Dynamic Imaging Particle Analysis Blog

Ensuring Optimal Particle Analysis Results with Protein Samples

By Ben Spaulding, Laboratory Manager

In the pharmaceutical industry, there are many regulations and standards that are imposed on products and processes. Among these are U.S. Pharmacopeia Convention 788 Standard (Particulate Matter in Injections) and the U.S. Food & Drug Administration CFR Title 21 Part 211 (Current Good Manufacturing Practice for Finished Pharmaceuticals). The former standard can play a key role in biochemistry, assay, and formulations departments in both minor and major pharmaceutical companies.

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Topics: Protein Therapeutics, Particle Analysis Lab

We've selected our 2014 Algae Technology Research Grant Recipient

We've awarded our 2014 Algae Technology Research Grant to Coral J. Fung Shek, M.S.E. Candidate, Department of Chemical and Biomolecular Engineering, Johns Hopkins University. Her proposal, Design and Establishment of Artificial Lichens for Biofuels, was selected after a series of in-depth reviews by a panel of independent industry experts in the Algae Technology field. Congratulations, Coral!

Judging criteria included scientific merit, appropriate use of the FlowCam® and the ability to obtain measurable results during a research period of four months. 

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Topics: Algae Technology

Imaging particle analysis helps phytoplankton diversity studies

Joaquim_GoesJoaquim Goes is a Research Professor at Columbia University in the Department of Marine Biology and Paleo Environment at Lamont-Doherty Earth Observatory. He’s a biological oceanographer with interests spanning from phytoplankton cellular biochemistry to large-scale oceanographic processes. A recent example of his work is from the Arabian Sea, where Goes and his team began observing massive outbreaks of algal blooms during the winter monsoon. Goes and his team, in collaboration with a team of scientists in India, were able to report that these blooms were taxonomically unlike any bloom species reported before and that their appearance every year was causing a loss of phytoplankton diversity. With the help of shipboard and laboratory experiments, Goes and his colleagues were able to find out that the spread of low oxygen into the upper sun lit layers of the Arabian Sea was causing these blooms.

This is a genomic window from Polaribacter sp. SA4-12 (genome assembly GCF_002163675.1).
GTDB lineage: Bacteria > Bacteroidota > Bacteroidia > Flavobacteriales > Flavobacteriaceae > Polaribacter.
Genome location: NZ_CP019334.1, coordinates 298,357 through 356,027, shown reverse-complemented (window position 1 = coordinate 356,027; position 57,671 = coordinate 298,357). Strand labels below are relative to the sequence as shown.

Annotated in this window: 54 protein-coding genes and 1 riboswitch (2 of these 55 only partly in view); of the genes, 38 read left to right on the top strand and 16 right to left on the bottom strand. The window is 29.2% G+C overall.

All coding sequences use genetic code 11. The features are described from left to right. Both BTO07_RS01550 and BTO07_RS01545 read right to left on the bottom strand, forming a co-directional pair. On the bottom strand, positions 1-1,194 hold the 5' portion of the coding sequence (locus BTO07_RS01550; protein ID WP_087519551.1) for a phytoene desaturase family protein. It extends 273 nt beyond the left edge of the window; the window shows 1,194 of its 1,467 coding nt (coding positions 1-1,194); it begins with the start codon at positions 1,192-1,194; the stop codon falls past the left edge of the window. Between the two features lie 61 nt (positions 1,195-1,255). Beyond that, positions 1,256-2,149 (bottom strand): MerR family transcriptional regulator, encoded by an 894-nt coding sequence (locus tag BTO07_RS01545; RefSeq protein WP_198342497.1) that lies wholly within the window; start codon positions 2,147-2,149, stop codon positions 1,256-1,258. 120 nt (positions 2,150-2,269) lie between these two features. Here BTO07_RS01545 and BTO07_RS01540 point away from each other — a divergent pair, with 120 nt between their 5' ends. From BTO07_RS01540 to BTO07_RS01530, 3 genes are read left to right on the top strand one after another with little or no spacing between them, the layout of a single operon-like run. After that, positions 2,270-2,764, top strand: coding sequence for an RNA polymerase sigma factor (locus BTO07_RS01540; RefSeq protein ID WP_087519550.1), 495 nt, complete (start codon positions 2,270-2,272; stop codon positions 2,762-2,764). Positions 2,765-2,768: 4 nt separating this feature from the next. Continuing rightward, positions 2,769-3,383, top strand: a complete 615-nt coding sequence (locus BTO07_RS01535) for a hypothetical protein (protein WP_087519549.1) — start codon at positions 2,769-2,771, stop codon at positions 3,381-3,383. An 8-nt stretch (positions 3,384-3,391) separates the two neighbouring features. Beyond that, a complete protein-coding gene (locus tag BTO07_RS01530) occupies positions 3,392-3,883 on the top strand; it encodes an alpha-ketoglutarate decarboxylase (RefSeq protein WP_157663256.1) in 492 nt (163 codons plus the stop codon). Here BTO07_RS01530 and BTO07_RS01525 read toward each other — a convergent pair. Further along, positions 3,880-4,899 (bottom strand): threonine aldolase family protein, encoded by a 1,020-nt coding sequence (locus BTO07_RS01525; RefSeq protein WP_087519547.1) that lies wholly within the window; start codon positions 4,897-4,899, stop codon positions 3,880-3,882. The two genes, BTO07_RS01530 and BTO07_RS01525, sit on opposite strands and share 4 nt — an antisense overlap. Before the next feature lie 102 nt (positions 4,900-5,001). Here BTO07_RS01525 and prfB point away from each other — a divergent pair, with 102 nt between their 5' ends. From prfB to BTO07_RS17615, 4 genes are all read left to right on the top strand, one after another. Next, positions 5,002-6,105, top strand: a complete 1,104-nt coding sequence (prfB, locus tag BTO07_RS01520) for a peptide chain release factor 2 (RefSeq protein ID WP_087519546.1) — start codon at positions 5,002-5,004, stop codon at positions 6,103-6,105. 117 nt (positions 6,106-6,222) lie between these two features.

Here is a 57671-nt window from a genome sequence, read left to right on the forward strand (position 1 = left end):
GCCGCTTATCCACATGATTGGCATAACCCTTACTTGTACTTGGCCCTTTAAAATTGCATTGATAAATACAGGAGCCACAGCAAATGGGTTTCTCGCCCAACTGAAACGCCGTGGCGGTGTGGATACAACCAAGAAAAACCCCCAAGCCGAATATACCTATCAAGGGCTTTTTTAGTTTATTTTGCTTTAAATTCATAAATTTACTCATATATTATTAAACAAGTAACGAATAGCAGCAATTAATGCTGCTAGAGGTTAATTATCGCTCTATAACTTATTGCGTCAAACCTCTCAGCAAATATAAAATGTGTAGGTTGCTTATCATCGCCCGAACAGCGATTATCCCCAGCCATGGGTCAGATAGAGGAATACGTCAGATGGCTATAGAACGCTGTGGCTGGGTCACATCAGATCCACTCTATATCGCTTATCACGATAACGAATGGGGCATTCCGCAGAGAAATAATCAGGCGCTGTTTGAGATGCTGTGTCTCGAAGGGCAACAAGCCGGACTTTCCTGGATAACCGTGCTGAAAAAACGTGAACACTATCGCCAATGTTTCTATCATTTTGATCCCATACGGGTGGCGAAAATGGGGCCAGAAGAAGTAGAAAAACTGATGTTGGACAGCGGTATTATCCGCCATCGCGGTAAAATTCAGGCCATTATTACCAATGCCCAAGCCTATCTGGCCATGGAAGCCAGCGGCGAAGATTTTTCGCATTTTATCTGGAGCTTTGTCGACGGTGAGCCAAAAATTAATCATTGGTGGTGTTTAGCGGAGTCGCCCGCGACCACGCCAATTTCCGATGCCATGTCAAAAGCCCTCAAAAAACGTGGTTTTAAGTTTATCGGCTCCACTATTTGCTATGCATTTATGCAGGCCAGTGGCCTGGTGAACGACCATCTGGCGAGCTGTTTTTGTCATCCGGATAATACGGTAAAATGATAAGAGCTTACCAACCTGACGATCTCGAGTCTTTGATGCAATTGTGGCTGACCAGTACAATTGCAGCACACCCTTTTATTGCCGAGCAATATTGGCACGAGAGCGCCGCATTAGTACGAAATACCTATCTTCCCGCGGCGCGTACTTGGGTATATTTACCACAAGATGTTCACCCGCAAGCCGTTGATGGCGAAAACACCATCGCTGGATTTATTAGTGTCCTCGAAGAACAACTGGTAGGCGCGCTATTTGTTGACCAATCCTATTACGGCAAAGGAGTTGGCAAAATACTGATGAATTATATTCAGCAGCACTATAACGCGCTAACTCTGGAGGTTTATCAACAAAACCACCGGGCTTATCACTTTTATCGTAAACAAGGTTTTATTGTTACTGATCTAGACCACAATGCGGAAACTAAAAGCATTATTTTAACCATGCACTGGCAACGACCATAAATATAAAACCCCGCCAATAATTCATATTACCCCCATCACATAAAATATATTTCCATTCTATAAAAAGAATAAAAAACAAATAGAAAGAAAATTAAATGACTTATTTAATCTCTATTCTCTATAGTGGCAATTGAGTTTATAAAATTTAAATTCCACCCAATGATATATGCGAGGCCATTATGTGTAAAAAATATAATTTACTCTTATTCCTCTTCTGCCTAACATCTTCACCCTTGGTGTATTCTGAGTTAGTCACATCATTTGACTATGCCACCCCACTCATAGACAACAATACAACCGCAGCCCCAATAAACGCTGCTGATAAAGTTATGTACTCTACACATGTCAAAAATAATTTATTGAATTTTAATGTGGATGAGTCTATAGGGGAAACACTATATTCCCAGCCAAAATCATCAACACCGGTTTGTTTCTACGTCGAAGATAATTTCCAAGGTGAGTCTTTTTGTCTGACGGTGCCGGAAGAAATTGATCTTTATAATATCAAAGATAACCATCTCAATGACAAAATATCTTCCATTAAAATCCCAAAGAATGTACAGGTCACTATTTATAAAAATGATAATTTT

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Topics: Aquatic Research

Particle characterization helps deliver uniform carbon nanotube products to customers

Carbon nanotubes (CNTs) are low density, flexible, electrically conductive materials, with individual tubes having relatively high tensile strength. Nanocomp Technologies, Inc. produces carbon nanotubes in the form of sheets, tapes, powders, dispersions, and yarns. Nanocomp's products are used for aerospace, aviation, armor, and flame-resistant applications.

Carbon nanotubes are hollow, tubular cylinders of aromatic carbon atoms that exhibit distinct mechanical, electrical, thermal, and chemical properties. Individual tube diameters are ~10 nm with lengths of ~1 mm. Nanocomp’s CNTs have tremendous aspect ratios; thousands of times greater than other commercially available carbon nanotubes.

Part of producing the carbon nanotube powders and slurries involves a proprietary, surfactant-free dispersion process. The result of this process is bundles of CNTs that are ~100 um in width and ~1000 um in length. That’s where Joe Johnson, Ph.D., the Principal Scientist at Nanocomp comes in. He oversees the dispersion and particle labs, as well as related applications like paints, composites and polymers. He’s been with the company for three years, but his background includes over 20 years of experience working with anything involving particles including synthesis, modification, product development, applications, and characterization.

The Challenge
Dr. Johnson wanted an instrument that would help with determining the grinding quantification of carbon nanotubes. Nanocomp’s CNT production procedure results in non-woven sheets being made, with the CNTs held together mainly by van der Waal’s forces. An analogy, although using vastly different forces and scale, would be having many Velcro® tapes being pushed together forming a sheet. A grinding device was previously identified to “rip” the nanotubes from each other resulting in fibers, or bundles of CNTs. Previous experiments identified process conditions (e.g., CNT concentration and instrument conditions). The time of grind to achieve small, uniform fibers was unknown, so a study was planned that would measure particle size vs. grind time. Dr. Johnson needed a quantifying instrument that could accurately measure the width, length, aspect ratio, ESD (equivalent size diameter), and their distributions for dispersed carbon nanotubes.